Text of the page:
Wolfpack 1/48 Su-27UB Flanker C 'Russian Knights' Kit First Look
|Date of Review
|Su-27UB Flanker C 'Russian Knights'
|Styrene, Resin, Photo-Etch
|Kit and aftermarket details all in the box
The Sukhoi Design Bureau (OKB) was tasked to develop a long-range interceptor that would be able to contend with strategic threats as well as hold its own against the hottest air-to-air fighter being fielded in the west - the F-15 Eagle. The resulting design bore a similarity to the F-15 from afar, but that is where the similarities end. The Su-27 is more than a match for any contemporary operational fighter, save perhaps the F-22, but its younger brother, the Su-37 will keep Raptor pilots on their toes.
One of the first things you'll notice is that the Flanker doesn't usually carry external fuel tanks. I don't believe I've ever seen a photo of an Su-27 with external tanks. That is because the aircraft carries an ample load of fuel internally to conduct long range intercept missions, and when even longer ranges are required, many Flanker variants are now equipped with retractable air refueling probes.
Serving as the backbone of the Soviet and now Russian air defense forces, the Su-27 has evolved into a number of variants, including the Su-27UB two-seat trainer, Su-30 multi-role fighter, Su-34 fighter-bomber, Su-35 Improved Flanker, and Su-37 Super Flanker. There is also the Su-47 which retains some of the Flankers lines, though it's forward-swept wings reflect a new generation of fighter awaiting funding. We also shouldn't forget the Su-33/Su-27K Naval Flanker, modified for carrier operations.
The Flanker has been exported to China and India, with additional customers being lined up by the Russian aviation export teams.
You're probably familiar with the nice range of aftermarket details produced by Wolfpack of South Korea. These detail sets are produced from nicely sculpted masters and are tailored to work with a particular kit. In this release however, Wolfpack has assembled a really nice set of detail corrections for the Academy 1/48 Su-27UB Flanker C kit and even provided the kit in the box as well. In short, you have the kit and the corrections all in one package. How did they do with this one? Let's take a look:
First we have the stock Academy kit. The kit is molded in gray styrene and presented on six parts trees (counting the upper and lower fuselage halves as a tree each) plus one tree of clear parts and one set of rubber tires. Overall, the kit is a simple build and while the exterior detailing is good, the cockpit, wheel wells, and armament leave a little to be desired. In many of the builds I've seen, many folks have opted for the Neomega resin cockpit for this kit but some haven't been happy with the detailing in that set either. The wheel wells are simplistic and the weapons should probably be discarded. Despite those points, the model builds up into a really great looking two-seat Flanker.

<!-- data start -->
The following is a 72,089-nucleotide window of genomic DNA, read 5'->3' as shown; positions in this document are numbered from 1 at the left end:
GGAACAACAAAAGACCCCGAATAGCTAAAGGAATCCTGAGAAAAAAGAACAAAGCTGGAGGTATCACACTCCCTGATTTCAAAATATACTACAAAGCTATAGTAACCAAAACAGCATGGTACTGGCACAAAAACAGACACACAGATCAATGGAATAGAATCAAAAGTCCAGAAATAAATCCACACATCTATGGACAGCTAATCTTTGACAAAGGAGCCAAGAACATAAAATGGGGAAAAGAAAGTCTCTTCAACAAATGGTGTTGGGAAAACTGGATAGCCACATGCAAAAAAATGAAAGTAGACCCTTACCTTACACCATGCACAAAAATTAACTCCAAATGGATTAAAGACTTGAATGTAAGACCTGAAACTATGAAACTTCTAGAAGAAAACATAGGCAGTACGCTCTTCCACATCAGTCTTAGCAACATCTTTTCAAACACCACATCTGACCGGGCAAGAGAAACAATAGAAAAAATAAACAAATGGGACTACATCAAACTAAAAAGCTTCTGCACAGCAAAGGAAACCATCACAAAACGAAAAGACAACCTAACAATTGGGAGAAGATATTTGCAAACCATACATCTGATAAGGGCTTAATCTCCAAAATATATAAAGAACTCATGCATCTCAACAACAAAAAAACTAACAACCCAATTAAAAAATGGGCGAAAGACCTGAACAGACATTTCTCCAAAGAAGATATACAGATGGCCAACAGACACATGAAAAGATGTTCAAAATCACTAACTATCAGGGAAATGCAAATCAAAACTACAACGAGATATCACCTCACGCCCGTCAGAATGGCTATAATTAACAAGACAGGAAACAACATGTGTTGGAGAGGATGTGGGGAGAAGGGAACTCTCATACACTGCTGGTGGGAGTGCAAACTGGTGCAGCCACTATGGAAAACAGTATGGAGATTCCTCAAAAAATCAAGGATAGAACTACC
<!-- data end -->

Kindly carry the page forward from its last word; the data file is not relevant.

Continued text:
With this Wolfpack kit, things are quite a bit different. Some of the features of this Wolfpack/Academy paring include:
- Completely new (and nice!) resin cockpit tubs
- Detailed K-36D ejection seats
- New instrument panels and comings front and rear w/photo-etched HUD frames
- New wheel wells (mains and nosewheel wells)
- New resin wheels
- Photo-etched intake FOD guards in place of the solid plastic ones
- Aluminum pitot tube
- Photo-etched IFF and RSBN antennas
- Photo-etched mirrors
- Very nice set of decals!
The number one complaint from builders has been the Academy cockpit, especially since it is one of the most visible aspects of the kit given the huge two-place pit and canopy. Wolfpack as completely replaced the stock kit cockpit and all it needs is a coat of Sukhoi gray in the cockpit ad some careful detail painting to really set this new feature off.
The original boxed-in wheel wells are literally cut out and replaced with new resin parts to correct not only the interior of the wells, but the mains also get a new surface fairing to correct the shape of the well openings themselves.
One of the more unusual paradoxes are the kit intakes. Academy provided full-length intake trunks down to the engine compressor faces, but then blocked them off with plastic FOD guards. The MiG-29 has a similar arrangement, but its engines can breath at idle through louvers atop the leading edge chines ahead of the wings. The Su-27 has its louvers on the bottom for auxiliary air intakes, but are useless to keep FOD out if they're so close to the ground. The guards on the Sukhoi are actually screens that allow air to feed the engines while the ventral louvers remain safely closed on the ground. Wolfpack has replaced the solid FOD shields with photo-etched screens.
The Academy kit didn't do much for antennas in their release, so Wolfpack provides the IFF and RSBN (TACAN) antennas as photo-etch to provide the proper details missing on stock kits.
The weapons are fortunately not needed in this build as the color scheme provided in this kit remains unarmed.
The kit provides markings for one of the nicest paint schemes worn by the Flanker - the Russkie Vityazi - the Russian Knights aerial demonstration team. The team consists of a number of single-seat and two-seat Flankers for their shows and this decal set provides markings for two of their Su-27UBs: Bort 24 and Bort 25. The instructions also provide the relevant Gunze colors needed to render this color scheme.
When I saw this kit first appear, I was mildly curious what would be in the box, and when it appeared at one of my favorite online retailer's website, I took the leap and bought one. With a retail price of around $85 USD, it was nearly double the MSRP of the Academy kit, but for those of us who are AMS modelers, we'd easily spend much more than that to get the corrections needed to do this kit properly. Wolfpack has bundled up a nice array of details in this kit and I'm quite pleased with their efforts. All I need now is a little extra time to get it built!